The scandal is the campaign's prologue.

As the curtain opens on 1988, a spectacle other than the orderly exit of the regal Ronald Reagan is revealed. It is more like a fire in the zoo during which the cage doors have come unhinged and the beasts can be glimpsed prowling amid the smoke. "We have seen this before," says Patrick J. Buchanan, who may himself become a presidential candidate and who, in any case, is intently exploring the possibility.

As Reagan's communications director, during the Iran-contra arms scandal, Buchanan is returning fire from a windowless office in the White House basement. (Actually, he has a wooden window frame hanging on a nail on the wall.) "What liberalism and the left have in mind," he wrote in the Dec. 8 Washington Post, "is the second ruination of a Republican presidency within a generation."

This is the Buchanan moment, when the ranks of sunshine conservatives have dwindled, the moment for the foul-weather friend. Buchanan, the presidential aspirant aborning, is a man for one season -- the mean season.

On Sept. 26, 1973, Buchanan, then a speech writer for Richard Nixon, appeared before the Senate Watergate committee. As far as he was concerned, the committee was on trial. "The mandate that the American people gave to this president and his administration," said Buchanan, "cannot and will not be frustrated or repealed or overthrown as a consequence of the incumbent tragedy."

After Nixon's resignation, Buchanan called Watergate "the lost opportunity to move against the political forces frustrating the expressed national will," and summarized its lesson: "To effect a political counterrevolution in the capital . . . there is no substitute for a principled and dedicated Man of the Right in the Oval Office."

He stands out so starkly because he does not hesitate to utter the forbidden. He has divided the universe into the loyal and the disloyal. And he has savaged his own party's "establishment" as treacherous: "What a classic portrait in ingratitude|"

Like another presidential assistant -- one of his "heroes," Lt. Col. Oliver North -- Buchanan frequently marches to his own drummer. His Post essay was unauthorized because he feared it might be suppressed. And his high-noon peroration Monday at a conservative rally in Lafayette Park -- "You will not bring this president down|" -- was also unauthorized. While he demands unquestioning fealty to the president, he eludes control himself. By this, Buchanan unintentionally illustrates the Reagan style of presidential management, which has helped bring down the sky on the White House.

After his performance in the park, a senior White House official said that Chief of Staff Donald Regan was weary of Buchanan's "extracurricular activities" and would be delighted to have him run for president, if it meant that he left the White House soon.

Still, Buchanan is no more a Reaganite than he was a Nixonite. "The greatest vacuum in American politics," he says, "is to the right of Ronald Reagan." Ultimately, he is loyal to an ideology, not a man. The "Man of the Right in the Oval Office" can always be replaced by another, even farther right -- perhaps even Buchanan himself.

Inhabiting the Oval Office is an idea Buchanan is seriously contemplating. Ironically, the "miserable, carping critics" he decries are preparing the ground for his candidacy. Since Reagan's reelection, the right has vainly advanced a series of issues, from contra aid to "Star Wars," to elevate its fortunes. At last, Buchanan has struck gold: the breaking of Reagan by "the liberal claque on Capitol Hill" and the "attack dog" press. Reagan's fall might mean the right's rise, after all.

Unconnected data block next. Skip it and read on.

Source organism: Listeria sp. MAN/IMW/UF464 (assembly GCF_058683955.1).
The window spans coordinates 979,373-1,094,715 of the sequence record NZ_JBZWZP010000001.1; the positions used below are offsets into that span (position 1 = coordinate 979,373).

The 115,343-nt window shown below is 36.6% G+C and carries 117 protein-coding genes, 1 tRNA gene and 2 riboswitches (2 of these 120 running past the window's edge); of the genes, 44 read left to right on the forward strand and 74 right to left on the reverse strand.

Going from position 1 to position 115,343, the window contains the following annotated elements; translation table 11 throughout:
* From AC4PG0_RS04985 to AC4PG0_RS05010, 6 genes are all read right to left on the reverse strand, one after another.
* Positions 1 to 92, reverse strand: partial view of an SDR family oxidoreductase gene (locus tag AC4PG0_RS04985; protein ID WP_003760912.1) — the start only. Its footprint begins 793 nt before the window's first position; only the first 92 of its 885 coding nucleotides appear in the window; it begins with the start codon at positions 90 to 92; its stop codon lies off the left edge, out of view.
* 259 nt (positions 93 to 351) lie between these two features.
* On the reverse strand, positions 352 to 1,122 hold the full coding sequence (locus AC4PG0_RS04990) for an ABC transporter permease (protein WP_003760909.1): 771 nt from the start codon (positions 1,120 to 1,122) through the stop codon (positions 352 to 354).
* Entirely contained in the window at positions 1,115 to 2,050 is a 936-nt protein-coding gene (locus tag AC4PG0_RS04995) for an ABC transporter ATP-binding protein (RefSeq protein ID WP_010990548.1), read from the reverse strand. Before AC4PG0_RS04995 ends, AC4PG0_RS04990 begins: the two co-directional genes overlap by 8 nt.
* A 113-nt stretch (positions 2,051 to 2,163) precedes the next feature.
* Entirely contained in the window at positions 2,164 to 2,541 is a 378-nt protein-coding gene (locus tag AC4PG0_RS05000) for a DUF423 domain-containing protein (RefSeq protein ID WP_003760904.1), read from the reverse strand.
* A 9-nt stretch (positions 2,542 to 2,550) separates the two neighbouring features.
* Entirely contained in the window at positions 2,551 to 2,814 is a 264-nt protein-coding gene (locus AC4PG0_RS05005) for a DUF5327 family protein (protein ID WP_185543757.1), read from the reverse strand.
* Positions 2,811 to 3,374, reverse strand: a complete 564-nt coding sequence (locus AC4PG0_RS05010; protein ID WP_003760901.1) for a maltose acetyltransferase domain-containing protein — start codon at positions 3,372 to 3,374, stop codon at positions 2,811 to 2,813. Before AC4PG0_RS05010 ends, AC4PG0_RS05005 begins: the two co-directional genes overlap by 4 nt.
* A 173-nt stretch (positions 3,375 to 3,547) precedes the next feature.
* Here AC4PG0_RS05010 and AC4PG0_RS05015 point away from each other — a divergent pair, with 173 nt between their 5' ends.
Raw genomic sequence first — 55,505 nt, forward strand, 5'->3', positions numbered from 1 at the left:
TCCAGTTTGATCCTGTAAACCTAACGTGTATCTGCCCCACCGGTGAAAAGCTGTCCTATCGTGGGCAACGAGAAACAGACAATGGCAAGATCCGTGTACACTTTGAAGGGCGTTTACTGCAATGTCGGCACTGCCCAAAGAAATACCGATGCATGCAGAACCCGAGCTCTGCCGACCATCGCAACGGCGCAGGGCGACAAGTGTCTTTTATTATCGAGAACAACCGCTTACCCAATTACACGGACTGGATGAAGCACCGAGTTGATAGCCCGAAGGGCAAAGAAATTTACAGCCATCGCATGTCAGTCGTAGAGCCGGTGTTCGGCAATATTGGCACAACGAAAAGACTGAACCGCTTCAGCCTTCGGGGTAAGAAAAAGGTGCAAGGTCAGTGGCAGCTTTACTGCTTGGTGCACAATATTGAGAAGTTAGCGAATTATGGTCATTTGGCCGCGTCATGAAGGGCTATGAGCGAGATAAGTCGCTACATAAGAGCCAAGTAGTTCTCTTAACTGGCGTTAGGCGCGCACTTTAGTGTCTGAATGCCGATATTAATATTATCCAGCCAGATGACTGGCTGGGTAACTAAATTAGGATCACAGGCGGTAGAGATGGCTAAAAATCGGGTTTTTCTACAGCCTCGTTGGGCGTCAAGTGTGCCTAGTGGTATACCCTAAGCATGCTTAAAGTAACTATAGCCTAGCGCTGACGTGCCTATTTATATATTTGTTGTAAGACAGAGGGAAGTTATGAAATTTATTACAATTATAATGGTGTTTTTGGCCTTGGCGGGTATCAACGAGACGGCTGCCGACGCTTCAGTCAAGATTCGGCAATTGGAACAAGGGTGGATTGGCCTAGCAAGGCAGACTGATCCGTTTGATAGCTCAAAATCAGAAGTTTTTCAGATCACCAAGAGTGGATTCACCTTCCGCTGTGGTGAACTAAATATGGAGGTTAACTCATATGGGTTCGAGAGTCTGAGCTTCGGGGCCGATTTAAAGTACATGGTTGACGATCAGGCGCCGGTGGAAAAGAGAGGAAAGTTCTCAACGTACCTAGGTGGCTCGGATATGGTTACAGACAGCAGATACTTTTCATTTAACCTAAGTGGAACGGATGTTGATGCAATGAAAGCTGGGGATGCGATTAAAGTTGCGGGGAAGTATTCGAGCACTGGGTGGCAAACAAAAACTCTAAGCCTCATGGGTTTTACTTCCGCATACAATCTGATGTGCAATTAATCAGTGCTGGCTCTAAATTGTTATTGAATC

In an interview, Buchanan suggests that Republican primary voters are being "radicalized" by Reagan's ordeal, that "an explosion" is about to occur. And none of the Republican presidential hopefuls has expressed this primal rage. Why not the beast?

Already, many of the powers of conservative America are entering into a combination to materialize this specter: Orange County and Human Events; Conservative Caucus and the Manchester Union Leader; and Jesse Helms' Congressional Club.

Next week, they will convene here to render Buchanan advice and consent. "My advice is that he has to make a decision in the next two to three weeks," says Angela Bay Buchanan Jackson, his sister, the former treasurer of the United States and a prominent conservative activist.

The Buchanan for President movement began last June. It was then that Los Angeles television personality Bruce Herschensohn narrowly lost a GOP senatorial primary clogged with other conservatives. His campaign manager happened to be Angela Jackson. Residing in the Southern California redoubt of the right, where the careers of Nixon and Reagan had been hatched, Jackson was worried by the absence of an obvious heir. "The conservative movement needs a leader," she says. So she suggested that her brother mount his own campaign. He was ambivalent.

Soon, Herschensohn became an enthusiastic supporter of the Buchanan idea. "I'd be delighted if he ran," he says. Many of his campaign's prime movers, who had been drifting toward the candidacy of Rep. Jack Kemp (R-N.Y.), quietly and approvingly observed Buchanan.

By New Year's, with the Senate lost to the Democrats and the scandal lapping at the Reagan administration, the Buchanan idea had attracted new adherents.

"Coup D'Etat," screamed the headline across Howard Phillips' newsletter. The Conservative Caucus president was voicing the sentiment, held by many on the right, that the latest turn of events was nothing less than a seizure of power by ancient enemies.